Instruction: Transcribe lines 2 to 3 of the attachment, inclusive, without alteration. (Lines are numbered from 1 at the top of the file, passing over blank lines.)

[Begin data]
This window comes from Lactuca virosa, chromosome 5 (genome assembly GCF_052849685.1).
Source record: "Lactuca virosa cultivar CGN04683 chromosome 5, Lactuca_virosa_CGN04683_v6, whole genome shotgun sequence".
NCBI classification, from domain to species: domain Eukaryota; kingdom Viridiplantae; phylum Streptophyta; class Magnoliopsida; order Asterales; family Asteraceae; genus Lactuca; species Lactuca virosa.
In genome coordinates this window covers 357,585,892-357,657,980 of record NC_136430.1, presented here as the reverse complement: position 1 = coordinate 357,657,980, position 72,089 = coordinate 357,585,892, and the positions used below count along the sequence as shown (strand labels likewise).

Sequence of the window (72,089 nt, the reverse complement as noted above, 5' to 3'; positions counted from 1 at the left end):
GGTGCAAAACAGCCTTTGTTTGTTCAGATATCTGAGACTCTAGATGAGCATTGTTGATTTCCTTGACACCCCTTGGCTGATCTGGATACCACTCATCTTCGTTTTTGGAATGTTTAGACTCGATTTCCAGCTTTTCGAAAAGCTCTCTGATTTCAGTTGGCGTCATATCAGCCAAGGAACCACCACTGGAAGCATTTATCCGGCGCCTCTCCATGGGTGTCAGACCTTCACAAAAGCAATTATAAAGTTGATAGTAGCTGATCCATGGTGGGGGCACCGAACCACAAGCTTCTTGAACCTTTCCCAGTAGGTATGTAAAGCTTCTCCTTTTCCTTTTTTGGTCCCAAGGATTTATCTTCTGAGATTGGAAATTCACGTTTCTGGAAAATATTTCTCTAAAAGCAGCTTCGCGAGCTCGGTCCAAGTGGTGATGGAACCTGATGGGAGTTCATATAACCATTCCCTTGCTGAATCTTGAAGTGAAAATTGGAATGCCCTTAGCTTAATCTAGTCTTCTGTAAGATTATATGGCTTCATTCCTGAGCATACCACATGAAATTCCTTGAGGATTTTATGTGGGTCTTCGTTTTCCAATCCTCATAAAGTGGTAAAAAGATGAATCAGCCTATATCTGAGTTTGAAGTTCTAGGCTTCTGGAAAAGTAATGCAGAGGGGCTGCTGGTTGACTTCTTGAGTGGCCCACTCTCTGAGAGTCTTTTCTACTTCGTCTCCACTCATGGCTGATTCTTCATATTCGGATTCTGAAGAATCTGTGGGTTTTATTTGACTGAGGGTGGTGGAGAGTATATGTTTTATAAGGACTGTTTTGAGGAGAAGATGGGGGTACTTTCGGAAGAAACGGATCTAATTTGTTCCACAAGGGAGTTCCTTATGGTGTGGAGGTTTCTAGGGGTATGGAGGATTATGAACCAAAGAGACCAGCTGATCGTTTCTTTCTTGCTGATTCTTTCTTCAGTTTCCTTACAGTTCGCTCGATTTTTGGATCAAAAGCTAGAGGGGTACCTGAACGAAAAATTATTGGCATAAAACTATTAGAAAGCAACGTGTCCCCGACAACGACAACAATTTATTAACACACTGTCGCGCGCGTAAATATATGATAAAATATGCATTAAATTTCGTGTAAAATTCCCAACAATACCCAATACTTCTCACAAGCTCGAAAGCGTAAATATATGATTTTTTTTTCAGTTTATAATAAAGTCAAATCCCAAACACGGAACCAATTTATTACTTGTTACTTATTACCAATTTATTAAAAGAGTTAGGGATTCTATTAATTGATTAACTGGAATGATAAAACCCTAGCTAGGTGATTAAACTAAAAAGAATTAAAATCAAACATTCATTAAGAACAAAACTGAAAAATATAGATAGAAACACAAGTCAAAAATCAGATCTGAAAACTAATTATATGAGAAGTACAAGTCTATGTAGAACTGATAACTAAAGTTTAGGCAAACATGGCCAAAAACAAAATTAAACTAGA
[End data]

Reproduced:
Source record: "Lactuca virosa cultivar CGN04683 chromosome 5, Lactuca_virosa_CGN04683_v6, whole genome shotgun sequence".
NCBI classification, from domain to species: domain Eukaryota; kingdom Viridiplantae; phylum Streptophyta; class Magnoliopsida; order Asterales; family Asteraceae; genus Lactuca; species Lactuca virosa.